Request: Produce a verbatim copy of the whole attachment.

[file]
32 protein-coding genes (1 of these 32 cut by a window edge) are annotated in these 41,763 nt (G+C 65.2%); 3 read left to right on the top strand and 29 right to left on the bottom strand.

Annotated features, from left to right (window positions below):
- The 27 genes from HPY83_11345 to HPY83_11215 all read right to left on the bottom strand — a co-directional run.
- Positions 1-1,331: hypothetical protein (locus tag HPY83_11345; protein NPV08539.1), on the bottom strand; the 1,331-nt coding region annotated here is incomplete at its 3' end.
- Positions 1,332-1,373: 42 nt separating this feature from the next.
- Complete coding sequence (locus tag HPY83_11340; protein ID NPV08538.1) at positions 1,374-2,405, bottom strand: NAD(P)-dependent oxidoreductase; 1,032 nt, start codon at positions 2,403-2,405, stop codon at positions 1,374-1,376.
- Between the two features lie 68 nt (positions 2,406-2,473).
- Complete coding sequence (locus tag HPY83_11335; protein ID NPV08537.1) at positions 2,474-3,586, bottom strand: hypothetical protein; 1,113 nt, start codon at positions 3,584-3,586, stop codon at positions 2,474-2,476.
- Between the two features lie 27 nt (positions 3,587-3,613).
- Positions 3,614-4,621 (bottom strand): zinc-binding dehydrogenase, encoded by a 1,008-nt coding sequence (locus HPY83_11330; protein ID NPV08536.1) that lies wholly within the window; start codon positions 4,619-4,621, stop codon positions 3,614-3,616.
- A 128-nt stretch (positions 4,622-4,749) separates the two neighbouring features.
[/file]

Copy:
32 protein-coding genes (1 of these 32 cut by a window edge) are annotated in these 41,763 nt (G+C 65.2%); 3 read left to right on the top strand and 29 right to left on the bottom strand.

Annotated features, from left to right (window positions below):
- The 27 genes from HPY83_11345 to HPY83_11215 all read right to left on the bottom strand — a co-directional run.
- Positions 1-1,331: hypothetical protein (locus tag HPY83_11345; protein NPV08539.1), on the bottom strand; the 1,331-nt coding region annotated here is incomplete at its 3' end.
- Positions 1,332-1,373: 42 nt separating this feature from the next.
- Complete coding sequence (locus tag HPY83_11340; protein ID NPV08538.1) at positions 1,374-2,405, bottom strand: NAD(P)-dependent oxidoreductase; 1,032 nt, start codon at positions 2,403-2,405, stop codon at positions 1,374-1,376.
- Between the two features lie 68 nt (positions 2,406-2,473).
- Complete coding sequence (locus tag HPY83_11335; protein ID NPV08537.1) at positions 2,474-3,586, bottom strand: hypothetical protein; 1,113 nt, start codon at positions 3,584-3,586, stop codon at positions 2,474-2,476.
- Between the two features lie 27 nt (positions 3,587-3,613).
- Positions 3,614-4,621 (bottom strand): zinc-binding dehydrogenase, encoded by a 1,008-nt coding sequence (locus HPY83_11330; protein ID NPV08536.1) that lies wholly within the window; start codon positions 4,619-4,621, stop codon positions 3,614-3,616.
- A 128-nt stretch (positions 4,622-4,749) separates the two neighbouring features.